So, what to do?  There are two options, chemical or mechanical (hand tool).  This is domain that requires some experience and judgement, judgement that has been obtained through trail and pretty disastrous errors.  I decided to use Naval Jelly, applied locally on some of the green deposits with a toothpick.  The Naval Jelly was only allowed about 10-15 seconds on the spots, with mechanical use of toothpicks and a dental hand tool, followed by a rinsing with distilled water.  The coin was examined and then repeated until I was satisfied.  The coin was then put into a distilled water bath for a few days, removed and thoroughly dried.  It was then left on a counter for many months (foggy memory here) and recently inserted into a safety flip.

The result is a compromise.  Detail, heretofore obscure, is revealed, yet much of the original roughness remains, as it should.  The hard green deposits were incrementally mitigated. Additionally the cleaning process did reveal some of the copper surface which will darken with time.  This is not a complete transformation, nor was it intended to be one.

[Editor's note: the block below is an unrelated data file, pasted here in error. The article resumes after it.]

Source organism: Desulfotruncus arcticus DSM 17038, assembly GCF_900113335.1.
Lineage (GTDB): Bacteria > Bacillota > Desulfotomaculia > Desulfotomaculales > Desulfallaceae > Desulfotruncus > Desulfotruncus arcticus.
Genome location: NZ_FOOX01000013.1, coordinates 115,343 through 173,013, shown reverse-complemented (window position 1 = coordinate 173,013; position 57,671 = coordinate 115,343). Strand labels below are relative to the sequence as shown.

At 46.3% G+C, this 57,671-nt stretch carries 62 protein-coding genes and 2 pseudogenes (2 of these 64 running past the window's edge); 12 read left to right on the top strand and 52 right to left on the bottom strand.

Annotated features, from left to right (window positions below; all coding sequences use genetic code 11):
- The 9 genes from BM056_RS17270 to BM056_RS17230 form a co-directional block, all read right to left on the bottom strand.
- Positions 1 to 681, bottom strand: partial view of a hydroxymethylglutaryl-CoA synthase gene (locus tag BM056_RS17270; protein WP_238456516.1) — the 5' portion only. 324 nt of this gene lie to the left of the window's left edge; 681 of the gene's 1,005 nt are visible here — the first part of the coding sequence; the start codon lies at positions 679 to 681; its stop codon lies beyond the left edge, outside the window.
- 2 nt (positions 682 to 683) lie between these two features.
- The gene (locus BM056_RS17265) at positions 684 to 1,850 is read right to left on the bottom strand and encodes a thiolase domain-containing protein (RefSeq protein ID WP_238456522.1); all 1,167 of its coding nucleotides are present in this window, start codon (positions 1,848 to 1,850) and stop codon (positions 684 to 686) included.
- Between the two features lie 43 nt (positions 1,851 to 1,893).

Before: April 2022

Tiberius II Constantine, follis, Antioch, RY 6 (580/1AD).

Sear 448

15.69 grams

D-CameraTiberiusIIConstantinefollisbeforecleaningAntiochyear615.67gSal4-10-22.jpg.8944cfb4fa81e743aa8e82be3252adc4.jpg

 

After, as of June 2023:

D-CameraTiberiusIIConstantinefollisAntiochRY6580-1AD15.69gSal8-6-22.jpg.07caffc85621982c5426221c2ab212aa.jpg

 

Edited by robinjojo
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  • Benefactor

I see more detail in the left eye after cleaning. Everything else seems to appear more or less similar. But the good news is that the greenish deposits are not bronze disease. (Left eye being the emperor's left eye, not the right eye on the coin as viewed)

Edit: I like the patinated effect, and overall a bit more detail. I spent too much time cleaning LRBs when I first got back into hobby, so I became a bit goggle-eyed and had coin dreams.

Edited by Ancient Coin Hunter
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3 hours ago, robinjojo said:

Every now and then a coin comes our way that could do with some judicious cleaning.  Byzantine bronzes are often encrusted affairs that, with patient cleaning, primarily with distilled water, reveal more detail.  Each coin is really unique in terms of distribution of deposits, the nature of those deposit, the presence of corrosion and the quality of the strike, therefore requiring individual cleaning approaches.